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ThetaRay raises $31 million to weed out fraud from money transfers

The startup’s software mimics human decision-making to spot anomalies and detect money laundering

Shoshanna Solomon is The Times of Israel's Startups and Business reporter

ThetaRay's software helps detect anomalies in transactions (YouTube screenshot)
ThetaRay's software helps detect anomalies in transactions (YouTube screenshot)

ThetaRay, a developer of software that mimics human intuitive decision-making to detect financial fraud, said Tuesday it has raised $31 million in a funding round.

The firm’s solution enables global banks, financial institutions and businesses to increase and simplify the volume of international money transfers, speeding up the completion of transactions without fear of them being used for money laundering, terrorist financing, human trafficking and drug trafficking, the company said in a statement. The solution is based on advanced machine learning that can detect signs of money laundering before it is performed.

The funding round was led by Jerusalem-based JVP and Benhamou Global Ventures, which were joined by the Saints fund, and existing investors OurCrowd, Bank Hapoalim Ltd. and California-based fund SBT.

Including the current funding, the company has raised a total of more than $90 million from investors.

Hod Hasharon, Israel-based ThetaRay said it intends to use the capital raised to expand its market in the cross-border payments sector, currently valued at $25 trillion a year.

Today international money transfers take place via the Society for Worldwide Interbank Financial Telecommunications (SWIFT) system, a large messaging network used by banks and other financial institutions to send and receive money transfer instructions. These transfers are expensive in light of the fact that each transfer is not done directly and often uses three to four banks in the process, ThetraRay said in the statement. Thus, there is no way to guarantee that the payments don’t facilitate financial crime such as money laundering, or terror financing and drug trafficking.

The firm’s artificial intelligence-based algorithms monitor the SWIFT traffic and send out alerts for risk indicators to profile and detect anomalies indicating money laundering activity across complex, cross-border transaction paths.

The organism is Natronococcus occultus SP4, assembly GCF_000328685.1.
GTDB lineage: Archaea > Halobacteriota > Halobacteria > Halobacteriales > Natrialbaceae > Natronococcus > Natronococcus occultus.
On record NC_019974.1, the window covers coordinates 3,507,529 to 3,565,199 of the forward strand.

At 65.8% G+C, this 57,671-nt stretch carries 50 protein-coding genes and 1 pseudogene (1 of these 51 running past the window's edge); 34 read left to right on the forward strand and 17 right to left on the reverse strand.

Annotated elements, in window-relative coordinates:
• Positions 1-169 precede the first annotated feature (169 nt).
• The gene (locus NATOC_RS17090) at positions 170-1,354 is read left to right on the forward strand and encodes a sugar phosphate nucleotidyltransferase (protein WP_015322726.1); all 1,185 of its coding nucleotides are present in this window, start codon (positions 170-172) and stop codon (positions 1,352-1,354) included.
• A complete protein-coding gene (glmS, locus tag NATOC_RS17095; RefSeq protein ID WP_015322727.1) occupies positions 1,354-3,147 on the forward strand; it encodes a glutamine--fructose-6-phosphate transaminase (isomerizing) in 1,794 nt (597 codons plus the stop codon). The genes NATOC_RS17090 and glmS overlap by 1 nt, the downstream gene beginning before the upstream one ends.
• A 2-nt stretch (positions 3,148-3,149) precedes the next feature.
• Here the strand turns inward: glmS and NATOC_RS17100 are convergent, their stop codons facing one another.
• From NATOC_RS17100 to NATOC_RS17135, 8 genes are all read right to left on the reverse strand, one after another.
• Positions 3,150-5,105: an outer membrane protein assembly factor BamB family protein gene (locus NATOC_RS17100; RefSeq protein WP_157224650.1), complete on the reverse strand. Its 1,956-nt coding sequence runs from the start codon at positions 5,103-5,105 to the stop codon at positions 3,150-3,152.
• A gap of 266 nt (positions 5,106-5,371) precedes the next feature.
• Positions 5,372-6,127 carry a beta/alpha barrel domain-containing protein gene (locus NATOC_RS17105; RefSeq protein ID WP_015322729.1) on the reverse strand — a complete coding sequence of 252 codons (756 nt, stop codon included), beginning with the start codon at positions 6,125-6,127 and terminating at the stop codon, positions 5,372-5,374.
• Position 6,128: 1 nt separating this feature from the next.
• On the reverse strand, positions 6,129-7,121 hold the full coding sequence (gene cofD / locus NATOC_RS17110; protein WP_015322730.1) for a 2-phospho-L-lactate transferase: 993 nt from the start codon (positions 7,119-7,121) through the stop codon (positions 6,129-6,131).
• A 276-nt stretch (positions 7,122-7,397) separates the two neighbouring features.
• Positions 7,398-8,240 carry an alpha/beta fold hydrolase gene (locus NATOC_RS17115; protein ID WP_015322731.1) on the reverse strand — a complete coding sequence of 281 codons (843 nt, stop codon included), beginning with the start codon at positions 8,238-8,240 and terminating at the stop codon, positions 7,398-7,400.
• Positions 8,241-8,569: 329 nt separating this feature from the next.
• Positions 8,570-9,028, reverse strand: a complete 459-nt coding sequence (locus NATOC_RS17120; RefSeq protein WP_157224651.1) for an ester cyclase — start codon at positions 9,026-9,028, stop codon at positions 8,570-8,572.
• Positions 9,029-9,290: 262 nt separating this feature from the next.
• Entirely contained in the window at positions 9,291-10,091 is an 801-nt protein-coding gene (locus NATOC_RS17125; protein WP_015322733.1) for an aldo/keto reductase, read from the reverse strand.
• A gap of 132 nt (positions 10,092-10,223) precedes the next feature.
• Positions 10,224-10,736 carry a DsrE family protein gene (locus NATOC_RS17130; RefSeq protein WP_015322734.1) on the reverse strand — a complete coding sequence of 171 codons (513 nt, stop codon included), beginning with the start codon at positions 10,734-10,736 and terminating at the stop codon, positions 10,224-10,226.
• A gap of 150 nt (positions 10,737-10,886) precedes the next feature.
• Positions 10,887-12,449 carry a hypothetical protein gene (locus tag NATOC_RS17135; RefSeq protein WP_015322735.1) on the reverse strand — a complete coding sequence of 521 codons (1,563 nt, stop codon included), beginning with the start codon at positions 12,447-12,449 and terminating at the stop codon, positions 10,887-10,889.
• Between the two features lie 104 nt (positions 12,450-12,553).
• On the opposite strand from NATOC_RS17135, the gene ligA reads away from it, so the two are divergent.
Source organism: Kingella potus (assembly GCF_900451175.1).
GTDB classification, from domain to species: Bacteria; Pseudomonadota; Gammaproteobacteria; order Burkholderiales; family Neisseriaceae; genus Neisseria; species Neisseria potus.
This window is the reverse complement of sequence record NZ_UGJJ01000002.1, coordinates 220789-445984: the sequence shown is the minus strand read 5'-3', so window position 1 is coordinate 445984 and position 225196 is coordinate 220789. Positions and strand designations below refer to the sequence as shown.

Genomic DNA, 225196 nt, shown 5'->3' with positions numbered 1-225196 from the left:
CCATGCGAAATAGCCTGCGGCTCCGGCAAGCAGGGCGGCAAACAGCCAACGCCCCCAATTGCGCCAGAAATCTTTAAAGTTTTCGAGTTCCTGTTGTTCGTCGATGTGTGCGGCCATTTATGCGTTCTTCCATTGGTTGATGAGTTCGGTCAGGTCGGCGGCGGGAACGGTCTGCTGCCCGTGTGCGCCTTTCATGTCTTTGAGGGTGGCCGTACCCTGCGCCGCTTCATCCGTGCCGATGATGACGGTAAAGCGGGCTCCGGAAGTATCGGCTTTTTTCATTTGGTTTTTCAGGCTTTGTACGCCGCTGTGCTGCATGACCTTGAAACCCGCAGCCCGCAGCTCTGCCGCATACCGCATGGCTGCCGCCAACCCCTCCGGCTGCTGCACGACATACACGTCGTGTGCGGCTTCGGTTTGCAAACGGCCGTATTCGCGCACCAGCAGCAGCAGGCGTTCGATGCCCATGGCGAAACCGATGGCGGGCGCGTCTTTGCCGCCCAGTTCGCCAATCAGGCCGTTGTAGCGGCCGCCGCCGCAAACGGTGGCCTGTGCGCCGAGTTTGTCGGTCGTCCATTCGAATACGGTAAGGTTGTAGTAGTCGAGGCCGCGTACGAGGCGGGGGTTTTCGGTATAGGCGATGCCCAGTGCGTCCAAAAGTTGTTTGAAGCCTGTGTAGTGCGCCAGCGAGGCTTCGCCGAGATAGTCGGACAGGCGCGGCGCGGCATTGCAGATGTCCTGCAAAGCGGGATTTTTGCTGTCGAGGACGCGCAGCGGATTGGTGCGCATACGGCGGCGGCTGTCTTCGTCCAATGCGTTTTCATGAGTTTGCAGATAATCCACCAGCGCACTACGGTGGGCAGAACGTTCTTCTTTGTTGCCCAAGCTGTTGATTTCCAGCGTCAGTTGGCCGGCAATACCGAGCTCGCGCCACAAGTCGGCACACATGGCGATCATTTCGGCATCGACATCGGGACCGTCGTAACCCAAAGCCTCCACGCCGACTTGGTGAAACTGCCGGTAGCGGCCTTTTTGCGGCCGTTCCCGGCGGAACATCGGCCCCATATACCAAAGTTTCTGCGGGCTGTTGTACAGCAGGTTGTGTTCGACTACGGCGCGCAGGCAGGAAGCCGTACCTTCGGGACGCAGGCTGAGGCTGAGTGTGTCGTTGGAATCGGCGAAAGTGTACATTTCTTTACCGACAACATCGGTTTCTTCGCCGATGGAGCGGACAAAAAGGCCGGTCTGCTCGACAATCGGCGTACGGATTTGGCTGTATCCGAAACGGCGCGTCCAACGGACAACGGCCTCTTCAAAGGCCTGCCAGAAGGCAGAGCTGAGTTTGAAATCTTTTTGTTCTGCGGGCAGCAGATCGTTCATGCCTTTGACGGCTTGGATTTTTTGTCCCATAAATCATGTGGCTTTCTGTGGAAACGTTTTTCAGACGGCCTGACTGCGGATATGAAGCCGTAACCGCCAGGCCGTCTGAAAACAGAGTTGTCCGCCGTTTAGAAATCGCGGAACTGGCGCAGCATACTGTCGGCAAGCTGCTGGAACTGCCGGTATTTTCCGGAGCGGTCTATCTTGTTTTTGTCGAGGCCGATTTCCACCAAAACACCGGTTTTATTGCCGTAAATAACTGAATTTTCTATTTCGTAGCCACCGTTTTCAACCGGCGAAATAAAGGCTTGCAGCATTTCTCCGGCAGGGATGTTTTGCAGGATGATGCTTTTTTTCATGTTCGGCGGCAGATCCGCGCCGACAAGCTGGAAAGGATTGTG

ThetaRay originally developed its technology to fight cybercrime by looking at the overall picture of a firm’s operations and checking for anomalies both inside and outside the firm’s networks. Now the company’s focus is to use its technology for global money transfers.

ThetaRay also said Tuesday that the governments of Nigeria and Ukraine have used the firm’s solutions to fight terrorism and corruption. Other customers are global banks, among them Banco Santander, the company said.

Erel Margalit, JVP founder and chairman and ThetaRay’s chairman, said that the firm was “bringing revolutionary products to the field of cross-border payments, which will allow banks to dramatically increase, their income enabling safe and unrestricted money transfers in both large and small banks.

“This revolution will enable many organizations and people around the world to transfer money faster, more securely and with far fewer fees and stops along the way. What Swift did to the banking world 25 years ago, ThetaRay will do to the banking world in the next ten years. Business security and co-operation between countries will be possible when financial cybercriminals are left out of the secure system that ThetaRay has created together with the banks.”

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